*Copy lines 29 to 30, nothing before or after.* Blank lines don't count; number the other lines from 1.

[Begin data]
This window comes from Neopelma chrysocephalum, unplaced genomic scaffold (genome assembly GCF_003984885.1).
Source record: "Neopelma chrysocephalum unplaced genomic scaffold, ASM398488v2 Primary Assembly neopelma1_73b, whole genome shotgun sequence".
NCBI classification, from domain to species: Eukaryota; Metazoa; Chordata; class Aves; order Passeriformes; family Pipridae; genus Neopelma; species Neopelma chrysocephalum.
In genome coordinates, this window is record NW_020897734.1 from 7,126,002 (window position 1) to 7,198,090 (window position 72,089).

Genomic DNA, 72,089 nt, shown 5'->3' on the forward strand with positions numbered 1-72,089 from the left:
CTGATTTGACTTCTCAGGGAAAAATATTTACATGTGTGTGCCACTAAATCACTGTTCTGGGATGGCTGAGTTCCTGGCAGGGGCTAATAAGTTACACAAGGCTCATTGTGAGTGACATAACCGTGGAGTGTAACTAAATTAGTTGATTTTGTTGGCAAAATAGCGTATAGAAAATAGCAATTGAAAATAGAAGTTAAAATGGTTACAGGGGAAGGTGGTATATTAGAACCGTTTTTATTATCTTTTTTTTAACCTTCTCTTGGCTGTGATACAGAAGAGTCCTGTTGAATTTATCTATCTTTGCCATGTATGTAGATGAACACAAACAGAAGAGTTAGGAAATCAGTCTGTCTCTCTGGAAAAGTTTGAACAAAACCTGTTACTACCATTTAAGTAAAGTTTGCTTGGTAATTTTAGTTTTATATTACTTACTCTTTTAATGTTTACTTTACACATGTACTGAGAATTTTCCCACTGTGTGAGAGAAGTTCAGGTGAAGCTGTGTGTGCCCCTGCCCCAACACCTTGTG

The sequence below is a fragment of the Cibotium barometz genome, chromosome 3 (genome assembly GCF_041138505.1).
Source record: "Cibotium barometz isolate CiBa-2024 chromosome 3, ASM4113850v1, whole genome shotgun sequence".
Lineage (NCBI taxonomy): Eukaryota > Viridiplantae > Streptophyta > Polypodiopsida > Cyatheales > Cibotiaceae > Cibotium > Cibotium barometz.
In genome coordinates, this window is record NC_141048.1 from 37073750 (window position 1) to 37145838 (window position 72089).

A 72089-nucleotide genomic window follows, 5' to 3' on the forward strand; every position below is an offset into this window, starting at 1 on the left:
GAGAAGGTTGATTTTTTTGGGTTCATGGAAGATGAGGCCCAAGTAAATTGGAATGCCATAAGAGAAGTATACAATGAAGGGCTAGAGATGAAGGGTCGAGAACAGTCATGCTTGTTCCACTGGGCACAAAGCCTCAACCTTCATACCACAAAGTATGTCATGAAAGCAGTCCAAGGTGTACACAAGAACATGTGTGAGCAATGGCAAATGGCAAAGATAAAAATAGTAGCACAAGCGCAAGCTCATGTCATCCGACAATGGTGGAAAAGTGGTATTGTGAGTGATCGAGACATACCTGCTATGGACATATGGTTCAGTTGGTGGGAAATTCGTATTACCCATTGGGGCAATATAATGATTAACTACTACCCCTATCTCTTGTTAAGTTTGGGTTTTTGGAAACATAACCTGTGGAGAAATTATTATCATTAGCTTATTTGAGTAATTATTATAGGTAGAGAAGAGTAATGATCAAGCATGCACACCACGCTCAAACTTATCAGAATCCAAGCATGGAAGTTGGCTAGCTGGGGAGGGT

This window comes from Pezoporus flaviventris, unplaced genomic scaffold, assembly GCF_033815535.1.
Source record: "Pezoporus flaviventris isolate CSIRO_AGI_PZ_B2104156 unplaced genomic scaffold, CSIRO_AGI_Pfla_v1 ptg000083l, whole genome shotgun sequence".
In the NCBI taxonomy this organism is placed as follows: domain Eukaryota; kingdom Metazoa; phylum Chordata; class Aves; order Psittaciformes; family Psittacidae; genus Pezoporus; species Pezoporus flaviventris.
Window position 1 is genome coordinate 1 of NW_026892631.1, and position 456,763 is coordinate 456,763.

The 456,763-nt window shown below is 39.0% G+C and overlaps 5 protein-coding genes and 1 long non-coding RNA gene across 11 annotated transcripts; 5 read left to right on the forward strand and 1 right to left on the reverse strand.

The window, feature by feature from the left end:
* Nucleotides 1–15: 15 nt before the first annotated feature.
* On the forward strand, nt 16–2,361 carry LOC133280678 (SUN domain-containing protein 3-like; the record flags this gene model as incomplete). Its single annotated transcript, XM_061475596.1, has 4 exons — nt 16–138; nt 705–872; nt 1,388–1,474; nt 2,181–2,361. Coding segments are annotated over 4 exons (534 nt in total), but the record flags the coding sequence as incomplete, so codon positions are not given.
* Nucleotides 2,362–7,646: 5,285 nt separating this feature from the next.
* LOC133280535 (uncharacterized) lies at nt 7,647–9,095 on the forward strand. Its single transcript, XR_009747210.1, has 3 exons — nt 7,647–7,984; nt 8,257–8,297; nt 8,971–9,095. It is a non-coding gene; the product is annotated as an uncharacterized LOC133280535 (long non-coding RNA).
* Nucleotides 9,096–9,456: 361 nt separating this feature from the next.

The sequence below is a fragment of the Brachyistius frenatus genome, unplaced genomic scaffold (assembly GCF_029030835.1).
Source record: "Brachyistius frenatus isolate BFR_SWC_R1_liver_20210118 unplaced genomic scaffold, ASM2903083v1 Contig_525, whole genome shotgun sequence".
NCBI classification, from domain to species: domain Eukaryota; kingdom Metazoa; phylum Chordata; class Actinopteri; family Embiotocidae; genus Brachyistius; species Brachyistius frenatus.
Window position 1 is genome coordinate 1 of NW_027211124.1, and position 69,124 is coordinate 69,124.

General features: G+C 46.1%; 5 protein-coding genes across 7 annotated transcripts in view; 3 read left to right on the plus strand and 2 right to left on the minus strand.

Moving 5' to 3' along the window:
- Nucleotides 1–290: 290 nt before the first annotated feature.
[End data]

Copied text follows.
Moving 5' to 3' along the window:
- Nucleotides 1–290: 290 nt before the first annotated feature.